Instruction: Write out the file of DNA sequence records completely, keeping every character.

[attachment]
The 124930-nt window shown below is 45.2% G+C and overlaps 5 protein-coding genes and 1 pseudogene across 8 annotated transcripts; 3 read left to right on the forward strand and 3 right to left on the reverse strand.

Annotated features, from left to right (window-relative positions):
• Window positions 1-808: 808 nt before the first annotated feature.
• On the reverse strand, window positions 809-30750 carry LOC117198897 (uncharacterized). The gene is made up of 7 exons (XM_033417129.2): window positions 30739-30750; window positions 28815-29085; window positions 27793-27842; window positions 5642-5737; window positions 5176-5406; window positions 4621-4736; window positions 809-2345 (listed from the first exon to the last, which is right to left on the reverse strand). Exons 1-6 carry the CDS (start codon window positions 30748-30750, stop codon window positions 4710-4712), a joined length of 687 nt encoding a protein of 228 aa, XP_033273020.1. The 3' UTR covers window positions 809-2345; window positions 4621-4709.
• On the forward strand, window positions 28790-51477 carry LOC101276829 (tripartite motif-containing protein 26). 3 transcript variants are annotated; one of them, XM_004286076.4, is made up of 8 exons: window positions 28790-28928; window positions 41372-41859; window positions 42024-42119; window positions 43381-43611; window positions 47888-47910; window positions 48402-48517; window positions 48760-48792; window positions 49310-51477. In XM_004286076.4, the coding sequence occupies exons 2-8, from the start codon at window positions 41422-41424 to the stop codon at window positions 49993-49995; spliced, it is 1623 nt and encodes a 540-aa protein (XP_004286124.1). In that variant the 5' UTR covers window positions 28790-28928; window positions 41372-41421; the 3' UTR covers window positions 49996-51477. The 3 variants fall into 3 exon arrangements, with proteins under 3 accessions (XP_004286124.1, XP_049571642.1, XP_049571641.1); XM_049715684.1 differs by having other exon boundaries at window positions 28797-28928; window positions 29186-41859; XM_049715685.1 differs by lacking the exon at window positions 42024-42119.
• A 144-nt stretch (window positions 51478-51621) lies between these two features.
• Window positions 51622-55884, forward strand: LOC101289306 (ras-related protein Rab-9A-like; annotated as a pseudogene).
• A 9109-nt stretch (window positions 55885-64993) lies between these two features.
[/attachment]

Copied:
The 124930-nt window shown below is 45.2% G+C and overlaps 5 protein-coding genes and 1 pseudogene across 8 annotated transcripts; 3 read left to right on the forward strand and 3 right to left on the reverse strand.

Annotated features, from left to right (window-relative positions):
• Window positions 1-808: 808 nt before the first annotated feature.
• On the reverse strand, window positions 809-30750 carry LOC117198897 (uncharacterized). The gene is made up of 7 exons (XM_033417129.2): window positions 30739-30750; window positions 28815-29085; window positions 27793-27842; window positions 5642-5737; window positions 5176-5406; window positions 4621-4736; window positions 809-2345 (listed from the first exon to the last, which is right to left on the reverse strand). Exons 1-6 carry the CDS (start codon window positions 30748-30750, stop codon window positions 4710-4712), a joined length of 687 nt encoding a protein of 228 aa, XP_033273020.1. The 3' UTR covers window positions 809-2345; window positions 4621-4709.
• On the forward strand, window positions 28790-51477 carry LOC101276829 (tripartite motif-containing protein 26). 3 transcript variants are annotated; one of them, XM_004286076.4, is made up of 8 exons: window positions 28790-28928; window positions 41372-41859; window positions 42024-42119; window positions 43381-43611; window positions 47888-47910; window positions 48402-48517; window positions 48760-48792; window positions 49310-51477. In XM_004286076.4, the coding sequence occupies exons 2-8, from the start codon at window positions 41422-41424 to the stop codon at window positions 49993-49995; spliced, it is 1623 nt and encodes a 540-aa protein (XP_004286124.1). In that variant the 5' UTR covers window positions 28790-28928; window positions 41372-41421; the 3' UTR covers window positions 49996-51477. The 3 variants fall into 3 exon arrangements, with proteins under 3 accessions (XP_004286124.1, XP_049571642.1, XP_049571641.1); XM_049715684.1 differs by having other exon boundaries at window positions 28797-28928; window positions 29186-41859; XM_049715685.1 differs by lacking the exon at window positions 42024-42119.
• A 144-nt stretch (window positions 51478-51621) lies between these two features.
• Window positions 51622-55884, forward strand: LOC101289306 (ras-related protein Rab-9A-like; annotated as a pseudogene).
• A 9109-nt stretch (window positions 55885-64993) lies between these two features.